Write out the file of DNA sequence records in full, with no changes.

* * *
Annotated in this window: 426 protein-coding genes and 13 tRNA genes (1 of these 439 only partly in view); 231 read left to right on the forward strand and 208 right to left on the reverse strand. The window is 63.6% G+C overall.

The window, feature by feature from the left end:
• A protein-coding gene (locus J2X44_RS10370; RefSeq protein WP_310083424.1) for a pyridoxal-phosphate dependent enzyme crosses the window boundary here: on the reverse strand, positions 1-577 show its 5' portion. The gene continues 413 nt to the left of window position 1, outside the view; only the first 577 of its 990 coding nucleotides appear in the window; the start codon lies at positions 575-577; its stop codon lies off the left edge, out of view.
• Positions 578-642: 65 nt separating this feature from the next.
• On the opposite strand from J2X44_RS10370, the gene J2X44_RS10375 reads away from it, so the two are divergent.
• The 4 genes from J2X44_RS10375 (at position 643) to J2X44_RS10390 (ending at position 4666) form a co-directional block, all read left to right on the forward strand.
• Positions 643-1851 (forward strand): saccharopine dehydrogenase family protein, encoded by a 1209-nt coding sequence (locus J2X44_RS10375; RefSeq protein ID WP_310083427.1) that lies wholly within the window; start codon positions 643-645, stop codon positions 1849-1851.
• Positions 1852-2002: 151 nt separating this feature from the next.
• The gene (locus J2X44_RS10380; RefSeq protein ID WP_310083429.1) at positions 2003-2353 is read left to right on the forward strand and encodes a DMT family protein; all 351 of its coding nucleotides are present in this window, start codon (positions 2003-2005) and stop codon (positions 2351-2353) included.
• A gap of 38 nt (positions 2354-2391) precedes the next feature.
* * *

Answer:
Annotated in this window: 426 protein-coding genes and 13 tRNA genes (1 of these 439 only partly in view); 231 read left to right on the forward strand and 208 right to left on the reverse strand. The window is 63.6% G+C overall.

The window, feature by feature from the left end:
• A protein-coding gene (locus J2X44_RS10370; RefSeq protein WP_310083424.1) for a pyridoxal-phosphate dependent enzyme crosses the window boundary here: on the reverse strand, positions 1-577 show its 5' portion. The gene continues 413 nt to the left of window position 1, outside the view; only the first 577 of its 990 coding nucleotides appear in the window; the start codon lies at positions 575-577; its stop codon lies off the left edge, out of view.
• Positions 578-642: 65 nt separating this feature from the next.
• On the opposite strand from J2X44_RS10370, the gene J2X44_RS10375 reads away from it, so the two are divergent.
• The 4 genes from J2X44_RS10375 (at position 643) to J2X44_RS10390 (ending at position 4666) form a co-directional block, all read left to right on the forward strand.
• Positions 643-1851 (forward strand): saccharopine dehydrogenase family protein, encoded by a 1209-nt coding sequence (locus J2X44_RS10375; RefSeq protein ID WP_310083427.1) that lies wholly within the window; start codon positions 643-645, stop codon positions 1849-1851.
• Positions 1852-2002: 151 nt separating this feature from the next.
• The gene (locus J2X44_RS10380; RefSeq protein ID WP_310083429.1) at positions 2003-2353 is read left to right on the forward strand and encodes a DMT family protein; all 351 of its coding nucleotides are present in this window, start codon (positions 2003-2005) and stop codon (positions 2351-2353) included.
• A gap of 38 nt (positions 2354-2391) precedes the next feature.